We all know that vegetables provide us with a multitude of important nutrients including fiber, vitamins and minerals, and health benefits such as protection against heart disease, high blood pressure, stroke and certain types of cancer. Despite this, the majority of people are not meeting vegetable intake recommendations. State surveys report that about 23% of adults and 38% of adolescents eat vegetables less than once each day.
So what should our daily vegetable intake look like? Actual recommendations for vegetable intake vary by age, gender and activity level, but average to about 2–3 cups of vegetables for women and 3–4 cups for men each day. Choosing a variety of different types and colors of vegetables including dark green leafy, red and orange is also recommended. And all forms count. This means they can be raw, cooked, frozen, canned, dried, whole, cut-up or mashed, and even vegetable juice counts.
Because our body uses the nutrients in vegetables differently when they are eaten raw vs. eaten cooked, we should vary our vegetable preparation methods as well. There are many ways to prepare vegetables to enhance their flavors, preserve their nutrients and colors and keep them interesting to eat.
Plunge vegetables into boiling water for 1–3 minutes and quickly transfer to ice water to stop the cooking process. This is good for hard vegetables such as carrots, broccoli, and peppers to make them tender crisp, prep them for later use or prepare them for freezing.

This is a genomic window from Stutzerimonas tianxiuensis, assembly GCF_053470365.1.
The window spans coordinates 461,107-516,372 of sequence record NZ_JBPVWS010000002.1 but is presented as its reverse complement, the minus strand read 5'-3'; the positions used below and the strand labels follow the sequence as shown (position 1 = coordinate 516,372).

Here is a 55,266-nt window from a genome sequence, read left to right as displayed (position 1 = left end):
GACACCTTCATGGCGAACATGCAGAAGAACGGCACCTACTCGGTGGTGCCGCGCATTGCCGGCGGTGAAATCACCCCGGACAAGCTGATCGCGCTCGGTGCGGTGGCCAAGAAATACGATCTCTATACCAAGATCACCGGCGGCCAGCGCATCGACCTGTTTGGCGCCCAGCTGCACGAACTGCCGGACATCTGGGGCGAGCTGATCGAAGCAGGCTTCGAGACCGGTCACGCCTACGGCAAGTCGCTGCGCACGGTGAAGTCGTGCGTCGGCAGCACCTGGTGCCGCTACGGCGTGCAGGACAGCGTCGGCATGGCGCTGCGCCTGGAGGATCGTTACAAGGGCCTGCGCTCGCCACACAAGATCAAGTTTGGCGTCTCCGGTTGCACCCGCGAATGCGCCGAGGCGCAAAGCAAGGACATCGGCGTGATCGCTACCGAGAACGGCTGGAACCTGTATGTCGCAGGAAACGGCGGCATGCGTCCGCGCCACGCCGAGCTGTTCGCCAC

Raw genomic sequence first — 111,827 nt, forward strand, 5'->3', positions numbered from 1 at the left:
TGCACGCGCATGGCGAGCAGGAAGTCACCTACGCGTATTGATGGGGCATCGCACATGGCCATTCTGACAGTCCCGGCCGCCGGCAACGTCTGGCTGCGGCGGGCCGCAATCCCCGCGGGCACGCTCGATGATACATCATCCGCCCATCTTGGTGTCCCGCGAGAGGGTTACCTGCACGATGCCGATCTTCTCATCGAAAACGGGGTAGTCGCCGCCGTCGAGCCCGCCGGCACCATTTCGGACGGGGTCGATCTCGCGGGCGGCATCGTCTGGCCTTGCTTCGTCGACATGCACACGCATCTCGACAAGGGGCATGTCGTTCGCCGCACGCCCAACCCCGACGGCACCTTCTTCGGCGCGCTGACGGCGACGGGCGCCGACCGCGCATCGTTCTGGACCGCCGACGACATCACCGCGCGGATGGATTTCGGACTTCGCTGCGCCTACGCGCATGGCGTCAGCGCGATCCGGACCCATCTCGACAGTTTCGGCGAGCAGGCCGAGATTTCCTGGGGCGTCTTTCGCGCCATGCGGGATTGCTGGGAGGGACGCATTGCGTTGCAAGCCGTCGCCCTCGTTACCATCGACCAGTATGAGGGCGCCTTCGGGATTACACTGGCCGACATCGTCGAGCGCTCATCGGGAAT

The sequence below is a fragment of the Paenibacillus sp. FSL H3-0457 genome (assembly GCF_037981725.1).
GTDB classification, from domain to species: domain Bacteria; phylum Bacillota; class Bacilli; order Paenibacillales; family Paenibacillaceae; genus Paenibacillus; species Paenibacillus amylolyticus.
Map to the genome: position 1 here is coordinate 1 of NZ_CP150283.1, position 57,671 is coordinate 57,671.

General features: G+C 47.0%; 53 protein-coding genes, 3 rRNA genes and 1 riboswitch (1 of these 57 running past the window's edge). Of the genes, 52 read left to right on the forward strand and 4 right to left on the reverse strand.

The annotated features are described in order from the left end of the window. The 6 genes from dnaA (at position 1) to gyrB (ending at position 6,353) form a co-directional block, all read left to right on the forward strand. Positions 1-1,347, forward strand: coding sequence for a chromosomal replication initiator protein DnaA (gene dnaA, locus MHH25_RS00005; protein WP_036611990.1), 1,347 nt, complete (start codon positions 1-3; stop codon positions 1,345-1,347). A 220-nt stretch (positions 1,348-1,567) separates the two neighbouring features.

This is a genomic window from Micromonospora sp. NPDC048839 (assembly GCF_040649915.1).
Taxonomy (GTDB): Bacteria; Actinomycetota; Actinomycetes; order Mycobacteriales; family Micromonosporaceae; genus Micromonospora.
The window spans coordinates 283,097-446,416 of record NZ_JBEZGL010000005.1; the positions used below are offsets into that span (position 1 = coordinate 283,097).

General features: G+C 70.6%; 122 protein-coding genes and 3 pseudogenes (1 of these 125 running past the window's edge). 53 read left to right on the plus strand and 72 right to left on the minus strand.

Place vegetables in a small amount of liquid such as broth or water. The liquid can be flavored with chopped tomatoes, onion, garlic, or herbs and then be used as the sauce for the vegetables. Braising is best for long cooking vegetables such as carrots, kale or potatoes.
Brush vegetables with a small amount of oil or marinate them in something such as teriyaki sauce or low-fat dressing and place in a grilling pan or on skewers. This works well for tomatoes, large mushrooms, eggplant, zucchini, summer squash, potatoes, and peppers.
Place vegetables in a microwave safe container with a small amount of liquid and stir or rotate during cooking to prevent drying and hot spots. This is good for frozen vegetables and vegetables that require a long cooking time such as carrots or sweet potatoes.
Toss vegetables in a small amount of oil and seasoning and roast at high heat, about 400–450°F until tender in shallow baking pan in one layer. This is great for cooking winter squash, carrots, beets, potatoes, sweet potatoes, eggplant, peppers and tomatoes.
This method uses raw vegetables, forming them into long thin strips with the use of a hand grater or a food processor. They have many uses but are particularly nice in salads and sandwiches. Try shredding Brussel sprouts, zucchini, carrots, and cabbage or dense lettuce leaves such as Swiss chard, turnip greens and escarole.
Place vegetables in a steamer basket above boiling water. Tightly cover the pan to keep the steam in and cook until tender crisp. Steaming preserves more nutrients, flavor and texture than other cooking methods and is especially good for green vegetables.
Use a small amount of oil, fat free broth or nonstick spray and cook vegetables over high heat, tossing continuously until tender crisp. Small pieces of vegetables work best with this method. A wok is the traditional pan for stir-frying, but a heavy skillet will work as well.
Learn more about the health benefits of vegetables by visiting njaes.rutgers.edu/functional-foods/lesson/vegetables to see educational materials to the topic Bringing Vegetables to the Table: A Celebration of the Harvest.